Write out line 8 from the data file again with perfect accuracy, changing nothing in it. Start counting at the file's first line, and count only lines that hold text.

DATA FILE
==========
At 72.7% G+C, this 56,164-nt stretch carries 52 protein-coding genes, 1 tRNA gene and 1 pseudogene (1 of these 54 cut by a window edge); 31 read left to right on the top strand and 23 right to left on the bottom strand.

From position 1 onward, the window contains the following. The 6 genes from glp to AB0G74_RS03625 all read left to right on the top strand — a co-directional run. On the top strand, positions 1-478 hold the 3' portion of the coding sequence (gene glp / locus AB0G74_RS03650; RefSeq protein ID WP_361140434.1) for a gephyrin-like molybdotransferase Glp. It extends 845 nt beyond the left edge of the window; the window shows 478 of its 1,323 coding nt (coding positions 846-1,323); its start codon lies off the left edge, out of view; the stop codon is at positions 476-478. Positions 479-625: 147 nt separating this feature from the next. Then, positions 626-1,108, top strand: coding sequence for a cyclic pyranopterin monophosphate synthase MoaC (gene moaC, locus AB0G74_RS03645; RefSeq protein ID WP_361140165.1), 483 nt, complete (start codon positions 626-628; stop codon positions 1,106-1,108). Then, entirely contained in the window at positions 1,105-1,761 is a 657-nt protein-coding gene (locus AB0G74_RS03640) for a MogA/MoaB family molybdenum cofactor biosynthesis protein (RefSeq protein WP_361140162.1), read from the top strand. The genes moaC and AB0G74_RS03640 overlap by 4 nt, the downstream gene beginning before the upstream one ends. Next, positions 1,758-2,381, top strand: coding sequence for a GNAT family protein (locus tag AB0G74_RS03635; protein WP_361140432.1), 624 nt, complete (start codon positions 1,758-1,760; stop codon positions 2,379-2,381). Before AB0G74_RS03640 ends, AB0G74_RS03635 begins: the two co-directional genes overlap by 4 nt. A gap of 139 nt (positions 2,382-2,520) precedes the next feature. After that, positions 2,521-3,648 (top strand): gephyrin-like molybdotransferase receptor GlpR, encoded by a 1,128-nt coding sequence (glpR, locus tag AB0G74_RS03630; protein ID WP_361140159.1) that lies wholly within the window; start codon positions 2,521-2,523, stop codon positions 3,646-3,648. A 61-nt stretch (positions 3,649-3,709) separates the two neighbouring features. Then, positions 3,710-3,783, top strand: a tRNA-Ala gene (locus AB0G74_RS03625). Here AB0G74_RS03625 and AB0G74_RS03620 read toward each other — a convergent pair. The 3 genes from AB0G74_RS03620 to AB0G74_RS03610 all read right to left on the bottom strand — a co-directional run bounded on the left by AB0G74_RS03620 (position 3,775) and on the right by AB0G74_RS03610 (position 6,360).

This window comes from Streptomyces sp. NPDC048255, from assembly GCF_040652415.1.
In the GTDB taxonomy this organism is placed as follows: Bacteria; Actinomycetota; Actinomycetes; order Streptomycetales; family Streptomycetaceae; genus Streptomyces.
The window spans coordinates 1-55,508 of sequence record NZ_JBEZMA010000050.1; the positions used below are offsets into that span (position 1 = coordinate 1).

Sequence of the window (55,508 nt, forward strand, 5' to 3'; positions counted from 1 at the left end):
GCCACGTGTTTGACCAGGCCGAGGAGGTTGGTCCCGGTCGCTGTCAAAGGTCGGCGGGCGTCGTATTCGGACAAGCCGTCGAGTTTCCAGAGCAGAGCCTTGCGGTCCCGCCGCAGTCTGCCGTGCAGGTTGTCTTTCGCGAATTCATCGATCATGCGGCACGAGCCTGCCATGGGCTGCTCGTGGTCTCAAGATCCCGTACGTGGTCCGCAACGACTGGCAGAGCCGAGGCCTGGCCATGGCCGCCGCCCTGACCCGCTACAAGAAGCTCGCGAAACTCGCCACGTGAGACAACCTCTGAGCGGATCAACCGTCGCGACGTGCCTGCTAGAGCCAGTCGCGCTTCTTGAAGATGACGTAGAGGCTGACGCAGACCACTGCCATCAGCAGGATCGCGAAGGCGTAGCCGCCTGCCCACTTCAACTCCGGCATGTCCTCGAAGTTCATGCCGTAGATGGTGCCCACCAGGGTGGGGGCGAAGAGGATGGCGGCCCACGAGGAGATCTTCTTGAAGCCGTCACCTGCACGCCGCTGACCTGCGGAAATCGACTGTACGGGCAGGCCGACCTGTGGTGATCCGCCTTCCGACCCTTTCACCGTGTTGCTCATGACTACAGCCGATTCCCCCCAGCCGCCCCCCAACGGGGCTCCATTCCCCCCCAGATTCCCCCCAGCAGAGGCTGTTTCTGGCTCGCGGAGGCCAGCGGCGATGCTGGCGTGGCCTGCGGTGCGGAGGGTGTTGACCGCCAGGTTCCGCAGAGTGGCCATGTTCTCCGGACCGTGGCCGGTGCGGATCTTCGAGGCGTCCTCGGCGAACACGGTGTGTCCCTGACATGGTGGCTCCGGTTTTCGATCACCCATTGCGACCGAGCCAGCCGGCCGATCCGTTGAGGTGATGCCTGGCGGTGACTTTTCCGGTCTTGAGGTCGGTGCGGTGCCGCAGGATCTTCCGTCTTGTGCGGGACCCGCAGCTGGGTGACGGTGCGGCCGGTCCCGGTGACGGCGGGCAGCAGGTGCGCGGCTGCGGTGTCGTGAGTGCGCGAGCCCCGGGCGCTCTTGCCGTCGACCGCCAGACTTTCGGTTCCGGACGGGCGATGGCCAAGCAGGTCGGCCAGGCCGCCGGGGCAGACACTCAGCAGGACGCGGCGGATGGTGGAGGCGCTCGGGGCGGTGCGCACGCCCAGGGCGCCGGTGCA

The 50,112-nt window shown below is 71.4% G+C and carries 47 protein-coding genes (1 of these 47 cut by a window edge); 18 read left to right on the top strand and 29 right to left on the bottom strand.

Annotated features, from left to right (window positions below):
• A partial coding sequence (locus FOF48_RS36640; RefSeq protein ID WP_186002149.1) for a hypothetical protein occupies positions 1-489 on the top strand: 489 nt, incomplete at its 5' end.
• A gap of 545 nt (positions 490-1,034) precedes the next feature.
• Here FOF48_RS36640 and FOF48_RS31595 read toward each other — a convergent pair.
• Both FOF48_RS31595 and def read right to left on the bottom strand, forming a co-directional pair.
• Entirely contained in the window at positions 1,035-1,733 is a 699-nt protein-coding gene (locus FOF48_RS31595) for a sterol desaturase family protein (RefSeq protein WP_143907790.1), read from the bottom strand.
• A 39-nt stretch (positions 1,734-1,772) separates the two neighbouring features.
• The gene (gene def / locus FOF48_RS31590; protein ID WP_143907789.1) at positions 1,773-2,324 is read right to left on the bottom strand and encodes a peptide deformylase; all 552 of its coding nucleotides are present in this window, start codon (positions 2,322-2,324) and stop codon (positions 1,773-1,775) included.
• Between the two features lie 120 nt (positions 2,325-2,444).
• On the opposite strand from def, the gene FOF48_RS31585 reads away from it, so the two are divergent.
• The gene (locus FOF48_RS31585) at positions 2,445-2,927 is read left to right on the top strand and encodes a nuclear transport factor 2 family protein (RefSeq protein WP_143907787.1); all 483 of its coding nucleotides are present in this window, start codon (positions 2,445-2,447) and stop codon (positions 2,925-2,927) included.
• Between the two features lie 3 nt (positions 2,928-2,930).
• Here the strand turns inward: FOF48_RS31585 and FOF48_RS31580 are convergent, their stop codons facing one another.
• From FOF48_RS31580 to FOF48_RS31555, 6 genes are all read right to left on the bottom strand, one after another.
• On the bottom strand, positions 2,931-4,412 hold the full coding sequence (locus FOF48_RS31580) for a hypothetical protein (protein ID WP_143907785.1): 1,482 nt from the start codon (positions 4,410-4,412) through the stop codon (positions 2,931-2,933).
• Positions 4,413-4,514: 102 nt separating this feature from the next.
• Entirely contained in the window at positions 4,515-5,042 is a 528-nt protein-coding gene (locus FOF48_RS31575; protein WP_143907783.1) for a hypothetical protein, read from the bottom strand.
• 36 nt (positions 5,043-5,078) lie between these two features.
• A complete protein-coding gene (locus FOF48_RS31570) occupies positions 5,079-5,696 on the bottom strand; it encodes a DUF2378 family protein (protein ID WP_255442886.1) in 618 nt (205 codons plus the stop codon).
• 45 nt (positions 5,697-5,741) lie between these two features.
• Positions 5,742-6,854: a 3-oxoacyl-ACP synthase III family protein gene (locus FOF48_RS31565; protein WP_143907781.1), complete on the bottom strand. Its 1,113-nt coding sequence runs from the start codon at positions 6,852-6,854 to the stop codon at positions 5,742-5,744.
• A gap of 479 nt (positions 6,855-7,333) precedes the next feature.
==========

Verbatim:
The 50,112-nt window shown below is 71.4% G+C and carries 47 protein-coding genes (1 of these 47 cut by a window edge); 18 read left to right on the top strand and 29 right to left on the bottom strand.